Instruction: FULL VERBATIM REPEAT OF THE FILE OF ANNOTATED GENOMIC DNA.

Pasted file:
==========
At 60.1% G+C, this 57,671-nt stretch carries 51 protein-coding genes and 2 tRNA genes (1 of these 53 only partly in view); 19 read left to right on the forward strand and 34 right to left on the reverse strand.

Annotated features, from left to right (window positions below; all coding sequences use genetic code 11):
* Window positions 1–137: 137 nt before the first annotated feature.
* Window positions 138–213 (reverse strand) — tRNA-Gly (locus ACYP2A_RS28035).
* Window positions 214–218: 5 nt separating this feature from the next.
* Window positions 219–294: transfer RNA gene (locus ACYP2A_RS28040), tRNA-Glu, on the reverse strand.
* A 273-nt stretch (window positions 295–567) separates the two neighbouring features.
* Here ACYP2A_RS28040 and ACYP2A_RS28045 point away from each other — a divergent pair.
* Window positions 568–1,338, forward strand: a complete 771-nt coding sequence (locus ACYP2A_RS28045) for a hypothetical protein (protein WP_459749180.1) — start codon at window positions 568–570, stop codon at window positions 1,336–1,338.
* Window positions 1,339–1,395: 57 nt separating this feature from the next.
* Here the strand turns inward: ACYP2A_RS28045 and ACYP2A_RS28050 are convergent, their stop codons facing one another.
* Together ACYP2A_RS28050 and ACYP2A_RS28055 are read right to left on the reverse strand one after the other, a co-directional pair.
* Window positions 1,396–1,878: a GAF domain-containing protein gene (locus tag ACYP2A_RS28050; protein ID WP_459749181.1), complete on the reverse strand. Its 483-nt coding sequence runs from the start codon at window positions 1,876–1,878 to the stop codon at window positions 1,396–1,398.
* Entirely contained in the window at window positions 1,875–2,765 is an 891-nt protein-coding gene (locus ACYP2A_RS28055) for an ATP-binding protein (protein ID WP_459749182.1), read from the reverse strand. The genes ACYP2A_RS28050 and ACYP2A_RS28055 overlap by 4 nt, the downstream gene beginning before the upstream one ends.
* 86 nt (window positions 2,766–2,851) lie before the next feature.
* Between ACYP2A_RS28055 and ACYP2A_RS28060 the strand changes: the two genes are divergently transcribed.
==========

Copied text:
At 60.1% G+C, this 57,671-nt stretch carries 51 protein-coding genes and 2 tRNA genes (1 of these 53 only partly in view); 19 read left to right on the forward strand and 34 right to left on the reverse strand.

Annotated features, from left to right (window positions below; all coding sequences use genetic code 11):
* Window positions 1–137: 137 nt before the first annotated feature.
* Window positions 138–213 (reverse strand) — tRNA-Gly (locus ACYP2A_RS28035).
* Window positions 214–218: 5 nt separating this feature from the next.
* Window positions 219–294: transfer RNA gene (locus ACYP2A_RS28040), tRNA-Glu, on the reverse strand.
* A 273-nt stretch (window positions 295–567) separates the two neighbouring features.
* Here ACYP2A_RS28040 and ACYP2A_RS28045 point away from each other — a divergent pair.
* Window positions 568–1,338, forward strand: a complete 771-nt coding sequence (locus ACYP2A_RS28045) for a hypothetical protein (protein WP_459749180.1) — start codon at window positions 568–570, stop codon at window positions 1,336–1,338.
* Window positions 1,339–1,395: 57 nt separating this feature from the next.
* Here the strand turns inward: ACYP2A_RS28045 and ACYP2A_RS28050 are convergent, their stop codons facing one another.
* Together ACYP2A_RS28050 and ACYP2A_RS28055 are read right to left on the reverse strand one after the other, a co-directional pair.
* Window positions 1,396–1,878: a GAF domain-containing protein gene (locus tag ACYP2A_RS28050; protein ID WP_459749181.1), complete on the reverse strand. Its 483-nt coding sequence runs from the start codon at window positions 1,876–1,878 to the stop codon at window positions 1,396–1,398.
* Entirely contained in the window at window positions 1,875–2,765 is an 891-nt protein-coding gene (locus ACYP2A_RS28055) for an ATP-binding protein (protein ID WP_459749182.1), read from the reverse strand. The genes ACYP2A_RS28050 and ACYP2A_RS28055 overlap by 4 nt, the downstream gene beginning before the upstream one ends.
* 86 nt (window positions 2,766–2,851) lie before the next feature.
* Between ACYP2A_RS28055 and ACYP2A_RS28060 the strand changes: the two genes are divergently transcribed.